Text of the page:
EXCLUSIVE: ICAO calls time on controller fatigue

New measures to prevent air traffic controllers from falling asleep on the job are to be developed by UN aviation agency ICAO.
The data-driven methodology that already allows airlines to tailor fatigue-related risks to their specific type of operations will within a few years be applied to controllers after ICAO safety chiefs gave the go ahead to the plan when they met in December at their Montreal headquarters.
The new Standards and Recommended Practices (SARPs) and supporting guidance material on the implementation and oversight of Fatigue Risk Management Systems (FRMS) for airline operations clearly identified the necessary components of an effective FRMS, and ICAO said it was well aware that FRMS principles could be applicable to all safety-critical personnel, not just flight and cabin crew.
“Responding to this and to industry requests, we are now turning our attention to developing provisions to support effective fatigue risk management approaches for air traffic controllers, a group of professionals for whom no such provisions currently exist,” Dr Michelle Millar, a human performance technical specialist at ICAO, told Air Traffic Management.
ICAO will soon be coordinating a meeting with ATC-focused members of its FRMS Task Force next year to commence work on a proposal for some draft SARPs.
“This meeting will involve a wide geographical representation of all stakeholders, including regulators, service providers and air traffic controllers, and the aim will be to have a preliminary proposal for consideration by our Air Navigation Commission in early 2014. ICAO Council adoption would then be hoped for by end 2015,” said Dr Millar.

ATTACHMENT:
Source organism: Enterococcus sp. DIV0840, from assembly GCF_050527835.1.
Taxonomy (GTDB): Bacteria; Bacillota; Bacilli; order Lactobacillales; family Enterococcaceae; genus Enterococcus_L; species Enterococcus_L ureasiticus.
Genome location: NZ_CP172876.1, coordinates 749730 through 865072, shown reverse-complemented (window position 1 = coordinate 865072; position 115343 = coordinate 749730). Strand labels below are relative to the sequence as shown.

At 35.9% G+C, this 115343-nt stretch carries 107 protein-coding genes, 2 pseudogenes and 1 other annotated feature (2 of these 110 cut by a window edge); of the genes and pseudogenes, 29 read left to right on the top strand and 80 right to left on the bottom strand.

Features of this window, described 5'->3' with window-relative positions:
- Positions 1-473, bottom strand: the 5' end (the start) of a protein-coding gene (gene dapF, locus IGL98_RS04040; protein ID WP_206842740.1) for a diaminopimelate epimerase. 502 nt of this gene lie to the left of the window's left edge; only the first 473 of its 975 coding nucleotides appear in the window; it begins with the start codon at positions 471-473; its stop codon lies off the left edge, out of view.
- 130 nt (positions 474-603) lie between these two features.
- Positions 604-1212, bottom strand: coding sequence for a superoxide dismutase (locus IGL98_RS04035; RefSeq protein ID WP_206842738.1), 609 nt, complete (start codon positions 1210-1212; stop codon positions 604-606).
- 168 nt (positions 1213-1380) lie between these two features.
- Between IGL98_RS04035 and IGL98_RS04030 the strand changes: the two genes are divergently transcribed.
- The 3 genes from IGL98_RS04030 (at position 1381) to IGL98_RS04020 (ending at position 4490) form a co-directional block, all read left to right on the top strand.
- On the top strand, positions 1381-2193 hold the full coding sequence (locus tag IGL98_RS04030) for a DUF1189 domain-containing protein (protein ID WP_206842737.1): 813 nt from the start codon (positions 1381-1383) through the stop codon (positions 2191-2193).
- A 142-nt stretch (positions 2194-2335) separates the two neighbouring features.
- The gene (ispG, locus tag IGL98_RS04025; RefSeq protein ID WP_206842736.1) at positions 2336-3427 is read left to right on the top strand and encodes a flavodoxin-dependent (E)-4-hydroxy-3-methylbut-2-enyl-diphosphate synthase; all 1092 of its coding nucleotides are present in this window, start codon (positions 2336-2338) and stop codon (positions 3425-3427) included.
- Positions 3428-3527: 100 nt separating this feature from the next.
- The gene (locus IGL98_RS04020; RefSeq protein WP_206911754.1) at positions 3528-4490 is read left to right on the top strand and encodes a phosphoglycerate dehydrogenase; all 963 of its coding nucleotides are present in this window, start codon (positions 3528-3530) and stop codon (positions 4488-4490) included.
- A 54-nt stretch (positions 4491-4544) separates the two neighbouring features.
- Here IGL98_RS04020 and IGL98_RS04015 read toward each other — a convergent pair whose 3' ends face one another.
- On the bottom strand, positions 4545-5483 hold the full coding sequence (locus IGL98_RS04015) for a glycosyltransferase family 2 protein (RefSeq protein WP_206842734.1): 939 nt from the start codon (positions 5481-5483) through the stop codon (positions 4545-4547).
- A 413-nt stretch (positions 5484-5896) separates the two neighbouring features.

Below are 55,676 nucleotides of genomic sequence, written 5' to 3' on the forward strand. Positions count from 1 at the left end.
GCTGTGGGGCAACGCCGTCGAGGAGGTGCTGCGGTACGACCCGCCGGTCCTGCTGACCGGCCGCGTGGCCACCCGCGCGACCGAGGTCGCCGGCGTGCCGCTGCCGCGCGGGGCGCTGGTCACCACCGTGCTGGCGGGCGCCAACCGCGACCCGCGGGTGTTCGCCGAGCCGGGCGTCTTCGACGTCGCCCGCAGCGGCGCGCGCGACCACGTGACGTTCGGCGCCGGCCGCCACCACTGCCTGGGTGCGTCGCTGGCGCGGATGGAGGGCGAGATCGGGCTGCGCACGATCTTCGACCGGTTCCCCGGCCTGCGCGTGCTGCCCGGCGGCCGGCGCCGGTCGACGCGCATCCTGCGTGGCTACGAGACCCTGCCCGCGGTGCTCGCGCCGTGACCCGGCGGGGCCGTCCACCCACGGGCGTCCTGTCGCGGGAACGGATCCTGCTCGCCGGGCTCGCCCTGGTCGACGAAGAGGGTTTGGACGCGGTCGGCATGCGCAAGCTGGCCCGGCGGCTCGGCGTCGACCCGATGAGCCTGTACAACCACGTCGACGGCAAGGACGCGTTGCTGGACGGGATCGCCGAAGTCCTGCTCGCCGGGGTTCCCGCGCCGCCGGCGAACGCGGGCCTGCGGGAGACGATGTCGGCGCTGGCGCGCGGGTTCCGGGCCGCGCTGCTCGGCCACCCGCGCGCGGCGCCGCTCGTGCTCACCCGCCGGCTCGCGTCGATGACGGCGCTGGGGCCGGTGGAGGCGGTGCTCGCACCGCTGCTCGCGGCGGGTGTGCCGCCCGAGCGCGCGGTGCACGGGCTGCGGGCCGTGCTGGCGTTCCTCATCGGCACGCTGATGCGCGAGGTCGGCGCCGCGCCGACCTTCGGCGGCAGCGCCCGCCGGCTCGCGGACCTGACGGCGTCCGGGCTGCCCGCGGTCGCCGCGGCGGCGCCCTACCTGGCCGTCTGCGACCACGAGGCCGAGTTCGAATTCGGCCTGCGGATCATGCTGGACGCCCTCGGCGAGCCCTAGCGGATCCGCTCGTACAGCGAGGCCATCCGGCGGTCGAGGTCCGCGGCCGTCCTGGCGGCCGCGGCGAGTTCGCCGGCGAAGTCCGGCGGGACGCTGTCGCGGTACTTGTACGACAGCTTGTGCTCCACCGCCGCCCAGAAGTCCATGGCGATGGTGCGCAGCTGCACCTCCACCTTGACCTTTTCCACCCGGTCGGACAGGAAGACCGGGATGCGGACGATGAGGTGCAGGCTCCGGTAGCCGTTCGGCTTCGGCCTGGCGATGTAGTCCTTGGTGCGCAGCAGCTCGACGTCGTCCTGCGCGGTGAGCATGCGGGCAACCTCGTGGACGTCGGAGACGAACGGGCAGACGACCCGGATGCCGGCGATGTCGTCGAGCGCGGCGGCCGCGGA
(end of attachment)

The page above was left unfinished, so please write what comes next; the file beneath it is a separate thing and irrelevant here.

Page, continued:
Detailed guidance material for ANSPs and amendments to the FRMS Manual for Regulators are also planned to accompany the new ATC SARPs. The ANSP standards will complement existing materials already available to airline operators.
Pilot fatigue has increasingly been cited as a contributing factor in aircraft accidents and last year’s repeated incidents of US controllers falling asleep prompted the Federal Aviation Administration to change scheduling practices to minimise controller fatigue after a National Transportation Safety Board report into one incident demonstrated how fatigue had resulted partly from those practices
The International Federation of Air Traffic Controllers Associations and Quintiq – a business which develops advanced planning and scheduling software – earlier this year co-hosted a fatigue risk management webinar targeted at air navigation service providers particularly those managers overseeing controller scheduling.
A survey conducted during the webinar found that while the majority of providers use pre-defined work/rest cycles to create rosters, dynamic cycles instead are preferred by controllers. Incorporating fatigue reduction goals however are often perceived to reduce operational efficiency, leaving controllers to manage tasks and plan breaks themselves.
“Between 2009 and 2011, the world woke up to an issue that the aviation industry has long been aware of: air traffic control officer fatigue,” said Alexis Braithwaite, IFATCA president and chief executive. “Mainstream media reported several cases of controllers falling asleep on the job, with CNN stating that there were at least nine fatigue-related incidents between February and April of 2011.
“Air navigation service providers are under greater pressure than ever to understand and implement the latest FRM policies and recommendations. Doing so is key to mitigating the risks of controller fatigue.”

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